Australian Senator Gives Moving Speech on Toll of 'Ex-Gay Therapy'

Victorian Senator Janet Rice

Australian Senator Janet Rice gave a moving speech on the traumatizing effects of so-called conversion therapy in an effort to mobilize legislators to criminalize the practice.

The Victorian senator, who addressed the Senate on Thursday, shared the experience of a boy she called Chris, who was subjected to conversion therapy. According to Rice’s telling, Chris knew he was gay by the age of 10. He came out to a local church leader, and by 16 he began meeting with a counselor who tried to "convert" him to heterosexuality.

“His story is one that highlights how destructive, how damaging this so-called ‘therapy’ is and why we need to stamp out this harmful practice one and for all,” Rice said.

Chris was “convinced he needed to be ‘cured’ of his sexuality” and eventually relenting to trying a gay conversion therapy program at an organization called Living Waters Australia.

Living Waters Australia is one of the longest run conversion therapy programs in the country, with origins tracing back to the 1970s. Its mission statement includes “globally educating God’s people in the principles of biblical evangelism” through “strategic conferences, academic and practical training opportunities, networking platforms, and the production and dissemination of various printed and audio/visual media.”

During Chris's therapy, members would gather weekly to confess their “sins” and recant; they'd also discuss what  transpired spiritually and experientially that had supposedly “made” them gay.

“He speaks of being so ashamed and guilt-ridden than he remained completely celibate for years,” Rice said. “In his words, ‘it was a really lonely way to live, really, but that’s what I felt I had to do.’”

Chris was led to believe that there were demons inside him, and he would pray to God to either “heal him or kill him.”

“As you can imagine, the trauma associated with gay conversion therapy still affects Chris today. How could it not?” Rice said.

Janet mentions a study done by Dr. Tim Jones of LaTrobe University, which investigated the nature of conversion therapy in Australia as well as its traumatizing effects. According to Jones’s study, conversion therapy in the country centers less around electroshock therapy and more on prayer and psychological counselling.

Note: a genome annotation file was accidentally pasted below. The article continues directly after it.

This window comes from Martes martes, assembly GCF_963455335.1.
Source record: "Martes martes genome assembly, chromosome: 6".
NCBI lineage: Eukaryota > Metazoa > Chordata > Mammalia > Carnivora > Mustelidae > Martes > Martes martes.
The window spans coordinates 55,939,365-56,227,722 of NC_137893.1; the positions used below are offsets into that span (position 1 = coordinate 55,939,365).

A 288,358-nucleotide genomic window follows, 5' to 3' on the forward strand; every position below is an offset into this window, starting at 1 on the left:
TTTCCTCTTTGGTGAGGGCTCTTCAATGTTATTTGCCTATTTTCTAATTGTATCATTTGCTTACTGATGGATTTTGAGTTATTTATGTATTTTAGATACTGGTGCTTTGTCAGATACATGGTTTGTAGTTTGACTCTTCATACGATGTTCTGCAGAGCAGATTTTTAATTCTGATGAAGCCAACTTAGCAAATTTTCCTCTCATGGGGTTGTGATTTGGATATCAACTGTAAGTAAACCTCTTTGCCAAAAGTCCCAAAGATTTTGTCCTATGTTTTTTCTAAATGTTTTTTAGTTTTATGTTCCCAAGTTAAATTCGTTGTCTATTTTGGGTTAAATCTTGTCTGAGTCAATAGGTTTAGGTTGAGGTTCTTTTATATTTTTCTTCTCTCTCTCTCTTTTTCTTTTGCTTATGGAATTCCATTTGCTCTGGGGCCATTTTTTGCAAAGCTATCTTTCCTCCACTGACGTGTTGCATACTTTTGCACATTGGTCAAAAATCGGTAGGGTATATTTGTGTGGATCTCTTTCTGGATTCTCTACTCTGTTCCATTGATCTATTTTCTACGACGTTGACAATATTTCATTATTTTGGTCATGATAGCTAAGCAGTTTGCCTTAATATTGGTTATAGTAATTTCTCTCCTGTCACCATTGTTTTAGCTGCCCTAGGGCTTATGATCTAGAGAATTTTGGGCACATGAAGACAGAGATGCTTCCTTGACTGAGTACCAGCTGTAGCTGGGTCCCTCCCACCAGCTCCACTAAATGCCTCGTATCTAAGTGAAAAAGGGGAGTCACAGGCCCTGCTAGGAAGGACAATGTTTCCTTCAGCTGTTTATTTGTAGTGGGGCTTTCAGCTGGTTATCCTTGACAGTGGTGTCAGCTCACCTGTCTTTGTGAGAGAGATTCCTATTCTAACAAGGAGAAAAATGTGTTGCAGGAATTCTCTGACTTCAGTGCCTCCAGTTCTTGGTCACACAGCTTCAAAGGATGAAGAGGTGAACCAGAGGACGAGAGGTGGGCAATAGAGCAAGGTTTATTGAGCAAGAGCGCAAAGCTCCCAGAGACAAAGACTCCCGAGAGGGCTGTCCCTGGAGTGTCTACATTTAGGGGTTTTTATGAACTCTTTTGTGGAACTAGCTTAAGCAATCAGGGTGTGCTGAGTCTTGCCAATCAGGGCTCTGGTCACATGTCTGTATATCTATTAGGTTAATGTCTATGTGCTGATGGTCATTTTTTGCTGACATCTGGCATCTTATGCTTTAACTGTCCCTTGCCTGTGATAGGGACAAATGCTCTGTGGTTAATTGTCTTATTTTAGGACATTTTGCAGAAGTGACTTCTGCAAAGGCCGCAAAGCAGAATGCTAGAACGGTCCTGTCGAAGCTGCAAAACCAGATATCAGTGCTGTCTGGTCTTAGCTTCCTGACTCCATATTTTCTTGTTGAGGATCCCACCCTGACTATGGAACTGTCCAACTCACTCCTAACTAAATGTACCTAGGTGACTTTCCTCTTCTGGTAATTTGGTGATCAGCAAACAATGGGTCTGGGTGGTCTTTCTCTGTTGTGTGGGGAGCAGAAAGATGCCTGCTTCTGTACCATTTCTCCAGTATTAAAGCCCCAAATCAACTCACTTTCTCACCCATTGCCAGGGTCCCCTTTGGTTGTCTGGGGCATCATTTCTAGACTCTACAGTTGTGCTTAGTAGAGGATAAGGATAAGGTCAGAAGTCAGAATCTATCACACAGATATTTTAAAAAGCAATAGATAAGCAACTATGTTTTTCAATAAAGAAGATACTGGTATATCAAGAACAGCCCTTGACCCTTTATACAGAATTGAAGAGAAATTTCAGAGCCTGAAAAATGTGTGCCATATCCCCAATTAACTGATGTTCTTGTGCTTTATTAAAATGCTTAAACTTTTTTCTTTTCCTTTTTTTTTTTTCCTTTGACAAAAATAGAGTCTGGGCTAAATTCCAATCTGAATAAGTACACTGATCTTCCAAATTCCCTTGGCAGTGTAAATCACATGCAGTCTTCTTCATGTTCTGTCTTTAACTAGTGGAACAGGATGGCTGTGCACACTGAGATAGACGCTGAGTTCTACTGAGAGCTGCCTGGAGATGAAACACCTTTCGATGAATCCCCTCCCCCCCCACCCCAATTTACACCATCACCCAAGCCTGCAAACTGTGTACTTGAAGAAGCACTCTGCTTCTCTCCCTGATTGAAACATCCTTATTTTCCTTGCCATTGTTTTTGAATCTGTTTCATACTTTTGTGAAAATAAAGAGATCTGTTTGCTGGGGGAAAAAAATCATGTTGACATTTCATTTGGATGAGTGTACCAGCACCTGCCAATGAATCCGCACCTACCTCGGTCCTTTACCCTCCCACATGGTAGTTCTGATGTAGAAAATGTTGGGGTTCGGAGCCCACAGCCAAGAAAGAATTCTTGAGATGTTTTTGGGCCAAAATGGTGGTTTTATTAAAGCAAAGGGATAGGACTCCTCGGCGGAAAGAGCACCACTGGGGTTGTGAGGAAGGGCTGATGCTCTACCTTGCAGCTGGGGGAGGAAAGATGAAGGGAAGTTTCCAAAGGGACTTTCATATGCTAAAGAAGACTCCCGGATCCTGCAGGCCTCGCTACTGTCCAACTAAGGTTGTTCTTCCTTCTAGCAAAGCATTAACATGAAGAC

"The most common range of activities involves one-on-one, group counselling and pop psychology," Jones told The Sydney Morning Herald. "But the boundaries between clinical care and pastoral care are very unclear. Law in Australia struggles to comprehend religious practice."

Rice's speech highlighted the fact that conversion therapy in Australia is growing rather than diminishing, and organizations are just becoming more discreet, and therefore better at concealing what they do.

“Conversion therapy, far from going away, is actually expanding in Australia. It’s just going further underground. Organizations are changing their names and their public profiles but they’re still doing the same insidious and harmful work,” Rice said.

Rice quotes Dr. Jones in her speech, saying, “There is no evidence that gay conversion therapy works. We really want religious groups to recognize that these practices — that they’re doing in a well-meaning way — are actually harming their own people. It’s devastating to think that around Australia, young people are trying to pray the gay away and feel immense fear and shame about who they are.”

Despite the trauma that Chris experienced during and after conversion therapy, he is now “flourishing” and “comfortable with who he is.” But the main topic of Rice’s speech centered around the fact that due to the laws in Australia today, not every child is so lucky.

She called the fact that young people are still undergoing conversion therapy in 2018 “unacceptable” and brought up the fact that the mental health of LGBTQ young people is far worse than that of heterosexuals at the same age. The same rings true in the United States, where studies show that LGBTQ people are three times more likely to experience a mental health condition such as major depression or generalized anxiety disorder.

Laws surrounding conversion therapy in Australia has been a touchy topic for some time now. New South Wales proposed a bill last year that would criminalize "any attempts to convince someone to change their sexuality by any means.” Earlier this year, a proposal was made in Victoria to debate conversion therapy, the topics of which would have included offering parents easier access to the treatment for their children. Liberal Party President Michael canned this debate before it could be held.

“LGBTIQ people should be receiving support, education and understanding, not being funnelled into vicious programs that use shame and fear as conversion tactics in the name of religion,” Rice said.

Janet ended her speech with a call to action, invoking Prime Minister Marcus Turnbull and Health Minister Hon Greg Hunt to “lead the conversation” among the states and territories in Australia to work with experts and publicize traumatizing experiences that highlight the damages of conversion therapy.

“No one else should have to feel the fear and shame that Chris felt for so many years,” Rice said.

 

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